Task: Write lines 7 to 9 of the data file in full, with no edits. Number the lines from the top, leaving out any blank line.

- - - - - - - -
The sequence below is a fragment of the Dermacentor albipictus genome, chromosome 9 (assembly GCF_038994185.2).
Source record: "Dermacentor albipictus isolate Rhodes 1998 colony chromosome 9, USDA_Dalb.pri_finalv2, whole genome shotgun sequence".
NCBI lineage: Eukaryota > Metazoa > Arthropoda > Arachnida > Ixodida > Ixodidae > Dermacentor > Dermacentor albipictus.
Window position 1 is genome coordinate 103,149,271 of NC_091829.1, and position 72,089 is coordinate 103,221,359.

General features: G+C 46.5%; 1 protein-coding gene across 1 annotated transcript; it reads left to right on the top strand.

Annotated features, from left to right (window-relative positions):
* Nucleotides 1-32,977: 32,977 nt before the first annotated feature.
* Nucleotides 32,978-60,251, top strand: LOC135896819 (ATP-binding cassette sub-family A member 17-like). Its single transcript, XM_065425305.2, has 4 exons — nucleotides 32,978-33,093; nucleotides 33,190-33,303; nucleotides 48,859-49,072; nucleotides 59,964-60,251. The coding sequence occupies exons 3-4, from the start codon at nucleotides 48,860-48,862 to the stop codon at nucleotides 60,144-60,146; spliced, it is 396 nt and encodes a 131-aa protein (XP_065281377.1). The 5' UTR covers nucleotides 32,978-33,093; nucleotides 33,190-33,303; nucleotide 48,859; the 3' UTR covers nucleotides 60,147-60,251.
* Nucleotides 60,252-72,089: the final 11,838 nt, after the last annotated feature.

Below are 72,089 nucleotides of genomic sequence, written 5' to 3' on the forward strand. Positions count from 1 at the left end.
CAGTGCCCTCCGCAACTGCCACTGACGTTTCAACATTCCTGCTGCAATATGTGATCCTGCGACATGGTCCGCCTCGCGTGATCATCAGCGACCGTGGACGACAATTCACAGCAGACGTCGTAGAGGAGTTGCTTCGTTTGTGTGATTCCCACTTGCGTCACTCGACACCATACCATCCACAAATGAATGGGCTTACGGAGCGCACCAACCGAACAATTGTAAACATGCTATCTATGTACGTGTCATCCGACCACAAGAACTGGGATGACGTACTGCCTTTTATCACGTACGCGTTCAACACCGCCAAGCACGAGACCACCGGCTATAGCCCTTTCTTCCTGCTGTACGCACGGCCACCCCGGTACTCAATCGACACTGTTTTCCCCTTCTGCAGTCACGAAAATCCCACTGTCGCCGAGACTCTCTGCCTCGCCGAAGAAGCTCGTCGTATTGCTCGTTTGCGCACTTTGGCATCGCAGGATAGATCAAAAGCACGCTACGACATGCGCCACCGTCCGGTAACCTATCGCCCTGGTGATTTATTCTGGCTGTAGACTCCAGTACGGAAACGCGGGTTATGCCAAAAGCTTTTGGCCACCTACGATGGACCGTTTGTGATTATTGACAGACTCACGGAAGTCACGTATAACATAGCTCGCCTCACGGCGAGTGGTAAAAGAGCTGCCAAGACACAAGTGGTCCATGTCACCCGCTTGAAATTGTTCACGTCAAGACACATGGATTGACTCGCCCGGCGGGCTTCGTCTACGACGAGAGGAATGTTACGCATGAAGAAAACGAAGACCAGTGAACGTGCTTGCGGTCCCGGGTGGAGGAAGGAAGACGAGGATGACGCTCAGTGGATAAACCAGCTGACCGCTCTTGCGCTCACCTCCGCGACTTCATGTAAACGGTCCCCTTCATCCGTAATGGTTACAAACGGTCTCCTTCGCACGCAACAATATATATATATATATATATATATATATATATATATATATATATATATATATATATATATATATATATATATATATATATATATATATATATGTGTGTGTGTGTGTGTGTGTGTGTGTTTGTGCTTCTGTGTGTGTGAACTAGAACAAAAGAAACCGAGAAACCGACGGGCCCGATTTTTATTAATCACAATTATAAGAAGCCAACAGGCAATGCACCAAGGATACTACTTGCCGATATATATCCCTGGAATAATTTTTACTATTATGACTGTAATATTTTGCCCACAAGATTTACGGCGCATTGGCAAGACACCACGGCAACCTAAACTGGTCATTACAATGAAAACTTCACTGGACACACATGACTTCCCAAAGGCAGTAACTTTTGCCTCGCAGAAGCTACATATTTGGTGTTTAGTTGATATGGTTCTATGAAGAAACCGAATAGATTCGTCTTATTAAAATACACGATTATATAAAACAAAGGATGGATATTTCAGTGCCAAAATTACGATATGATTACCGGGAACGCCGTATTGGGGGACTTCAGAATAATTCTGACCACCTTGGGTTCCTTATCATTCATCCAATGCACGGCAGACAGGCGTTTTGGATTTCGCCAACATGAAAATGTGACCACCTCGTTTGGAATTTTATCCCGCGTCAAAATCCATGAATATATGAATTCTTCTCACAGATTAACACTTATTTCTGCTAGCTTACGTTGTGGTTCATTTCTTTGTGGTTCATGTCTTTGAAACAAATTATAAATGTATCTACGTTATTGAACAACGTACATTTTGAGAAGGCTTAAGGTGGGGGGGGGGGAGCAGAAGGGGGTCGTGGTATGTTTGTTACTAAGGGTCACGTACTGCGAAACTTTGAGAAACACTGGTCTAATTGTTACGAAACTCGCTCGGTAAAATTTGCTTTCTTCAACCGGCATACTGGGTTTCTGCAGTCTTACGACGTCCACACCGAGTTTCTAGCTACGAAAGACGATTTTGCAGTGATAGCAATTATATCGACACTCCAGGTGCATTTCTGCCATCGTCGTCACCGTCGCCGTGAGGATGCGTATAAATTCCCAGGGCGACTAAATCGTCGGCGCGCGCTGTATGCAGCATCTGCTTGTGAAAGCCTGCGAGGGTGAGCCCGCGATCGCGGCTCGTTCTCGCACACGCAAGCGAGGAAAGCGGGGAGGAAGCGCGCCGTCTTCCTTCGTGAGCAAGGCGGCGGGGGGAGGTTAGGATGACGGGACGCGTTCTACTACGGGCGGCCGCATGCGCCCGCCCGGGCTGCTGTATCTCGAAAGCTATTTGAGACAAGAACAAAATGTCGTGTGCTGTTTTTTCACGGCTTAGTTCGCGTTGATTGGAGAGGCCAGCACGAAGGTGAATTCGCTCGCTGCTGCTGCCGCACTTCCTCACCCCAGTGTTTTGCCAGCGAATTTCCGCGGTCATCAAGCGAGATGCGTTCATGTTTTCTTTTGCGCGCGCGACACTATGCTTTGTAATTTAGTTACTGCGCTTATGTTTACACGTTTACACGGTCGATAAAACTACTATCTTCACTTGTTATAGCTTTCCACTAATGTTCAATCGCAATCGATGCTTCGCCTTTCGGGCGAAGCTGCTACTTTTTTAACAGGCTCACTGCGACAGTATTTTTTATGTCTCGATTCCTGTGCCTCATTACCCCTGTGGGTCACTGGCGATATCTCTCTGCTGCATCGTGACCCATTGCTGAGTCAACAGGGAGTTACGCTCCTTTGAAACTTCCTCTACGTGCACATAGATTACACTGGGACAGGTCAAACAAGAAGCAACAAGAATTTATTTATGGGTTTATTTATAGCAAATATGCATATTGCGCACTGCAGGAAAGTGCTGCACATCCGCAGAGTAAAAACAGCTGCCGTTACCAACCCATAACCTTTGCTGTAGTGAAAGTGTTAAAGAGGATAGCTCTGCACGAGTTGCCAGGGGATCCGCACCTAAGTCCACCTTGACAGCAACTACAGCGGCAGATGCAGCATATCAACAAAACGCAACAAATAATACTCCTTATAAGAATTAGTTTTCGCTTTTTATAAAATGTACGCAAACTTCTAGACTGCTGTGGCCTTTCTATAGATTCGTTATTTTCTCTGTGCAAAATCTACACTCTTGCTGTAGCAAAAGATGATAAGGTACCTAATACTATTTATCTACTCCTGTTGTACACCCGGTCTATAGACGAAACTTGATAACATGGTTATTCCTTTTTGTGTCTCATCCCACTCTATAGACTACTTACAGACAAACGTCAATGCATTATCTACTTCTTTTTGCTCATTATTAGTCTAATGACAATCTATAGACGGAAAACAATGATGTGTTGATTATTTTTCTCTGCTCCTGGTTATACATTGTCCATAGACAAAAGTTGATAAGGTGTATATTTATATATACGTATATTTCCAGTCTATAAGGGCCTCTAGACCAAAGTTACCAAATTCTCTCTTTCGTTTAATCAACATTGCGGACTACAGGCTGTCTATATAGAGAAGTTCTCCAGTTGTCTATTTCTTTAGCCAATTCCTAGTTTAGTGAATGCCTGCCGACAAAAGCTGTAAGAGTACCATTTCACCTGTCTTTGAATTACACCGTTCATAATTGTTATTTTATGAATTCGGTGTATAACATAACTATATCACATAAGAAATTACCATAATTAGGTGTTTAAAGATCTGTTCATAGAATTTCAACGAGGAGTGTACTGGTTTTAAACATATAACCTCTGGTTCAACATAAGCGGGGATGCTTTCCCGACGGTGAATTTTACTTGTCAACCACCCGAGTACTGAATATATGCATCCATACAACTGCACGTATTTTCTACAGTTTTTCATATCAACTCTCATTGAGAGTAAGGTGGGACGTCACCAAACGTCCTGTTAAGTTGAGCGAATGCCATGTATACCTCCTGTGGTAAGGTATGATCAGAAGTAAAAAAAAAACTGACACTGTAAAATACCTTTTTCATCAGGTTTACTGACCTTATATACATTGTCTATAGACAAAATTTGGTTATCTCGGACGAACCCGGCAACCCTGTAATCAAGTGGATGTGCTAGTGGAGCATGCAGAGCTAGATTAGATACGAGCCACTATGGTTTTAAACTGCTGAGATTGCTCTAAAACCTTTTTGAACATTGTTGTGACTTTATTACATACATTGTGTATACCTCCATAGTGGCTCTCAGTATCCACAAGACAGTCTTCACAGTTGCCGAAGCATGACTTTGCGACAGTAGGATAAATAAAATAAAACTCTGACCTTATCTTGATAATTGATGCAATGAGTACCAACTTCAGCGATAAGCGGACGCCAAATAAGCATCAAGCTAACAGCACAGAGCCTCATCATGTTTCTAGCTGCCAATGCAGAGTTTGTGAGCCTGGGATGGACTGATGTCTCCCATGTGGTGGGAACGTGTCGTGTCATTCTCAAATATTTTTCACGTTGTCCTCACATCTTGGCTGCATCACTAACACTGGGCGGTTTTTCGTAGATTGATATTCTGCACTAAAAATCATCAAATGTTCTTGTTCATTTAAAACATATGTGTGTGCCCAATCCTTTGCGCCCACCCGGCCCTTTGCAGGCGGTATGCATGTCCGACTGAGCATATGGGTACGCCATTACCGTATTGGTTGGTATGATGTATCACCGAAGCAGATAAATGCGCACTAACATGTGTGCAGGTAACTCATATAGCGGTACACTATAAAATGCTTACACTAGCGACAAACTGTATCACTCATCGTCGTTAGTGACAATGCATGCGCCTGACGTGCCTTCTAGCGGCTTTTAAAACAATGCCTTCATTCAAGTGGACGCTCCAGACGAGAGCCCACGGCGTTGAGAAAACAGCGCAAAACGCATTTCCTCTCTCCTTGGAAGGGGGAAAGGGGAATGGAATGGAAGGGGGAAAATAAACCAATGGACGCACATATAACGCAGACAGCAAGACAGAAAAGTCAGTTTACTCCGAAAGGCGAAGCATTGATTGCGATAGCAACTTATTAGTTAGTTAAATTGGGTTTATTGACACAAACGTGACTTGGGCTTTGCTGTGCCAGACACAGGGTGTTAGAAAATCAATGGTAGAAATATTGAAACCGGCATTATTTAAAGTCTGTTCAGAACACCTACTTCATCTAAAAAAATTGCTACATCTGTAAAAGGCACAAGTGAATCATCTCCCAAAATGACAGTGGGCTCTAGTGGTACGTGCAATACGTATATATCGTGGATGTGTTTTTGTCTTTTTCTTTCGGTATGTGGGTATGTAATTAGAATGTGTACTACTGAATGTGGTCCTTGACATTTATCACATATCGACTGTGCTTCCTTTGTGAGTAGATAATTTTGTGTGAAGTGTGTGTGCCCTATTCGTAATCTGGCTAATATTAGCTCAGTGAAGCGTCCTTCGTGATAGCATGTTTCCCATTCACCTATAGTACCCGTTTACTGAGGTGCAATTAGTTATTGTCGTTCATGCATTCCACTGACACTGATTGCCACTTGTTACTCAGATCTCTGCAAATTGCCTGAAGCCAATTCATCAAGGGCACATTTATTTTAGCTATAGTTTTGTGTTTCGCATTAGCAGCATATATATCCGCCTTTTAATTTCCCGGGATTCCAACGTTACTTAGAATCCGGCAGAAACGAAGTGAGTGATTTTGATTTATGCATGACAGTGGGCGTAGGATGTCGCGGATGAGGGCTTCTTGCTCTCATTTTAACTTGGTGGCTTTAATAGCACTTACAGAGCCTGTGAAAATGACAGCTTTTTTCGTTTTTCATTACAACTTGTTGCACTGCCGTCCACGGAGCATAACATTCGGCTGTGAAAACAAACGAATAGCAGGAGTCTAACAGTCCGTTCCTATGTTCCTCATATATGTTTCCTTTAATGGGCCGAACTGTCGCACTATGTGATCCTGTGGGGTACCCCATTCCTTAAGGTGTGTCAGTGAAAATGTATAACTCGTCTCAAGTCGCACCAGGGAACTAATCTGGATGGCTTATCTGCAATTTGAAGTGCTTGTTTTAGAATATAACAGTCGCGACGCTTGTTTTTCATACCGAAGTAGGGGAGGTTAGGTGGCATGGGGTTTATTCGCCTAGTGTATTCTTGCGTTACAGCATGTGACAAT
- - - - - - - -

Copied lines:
* Nucleotides 1-32,977: 32,977 nt before the first annotated feature.
* Nucleotides 32,978-60,251, top strand: LOC135896819 (ATP-binding cassette sub-family A member 17-like). Its single transcript, XM_065425305.2, has 4 exons — nucleotides 32,978-33,093; nucleotides 33,190-33,303; nucleotides 48,859-49,072; nucleotides 59,964-60,251. The coding sequence occupies exons 3-4, from the start codon at nucleotides 48,860-48,862 to the stop codon at nucleotides 60,144-60,146; spliced, it is 396 nt and encodes a 131-aa protein (XP_065281377.1). The 5' UTR covers nucleotides 32,978-33,093; nucleotides 33,190-33,303; nucleotide 48,859; the 3' UTR covers nucleotides 60,147-60,251.
* Nucleotides 60,252-72,089: the final 11,838 nt, after the last annotated feature.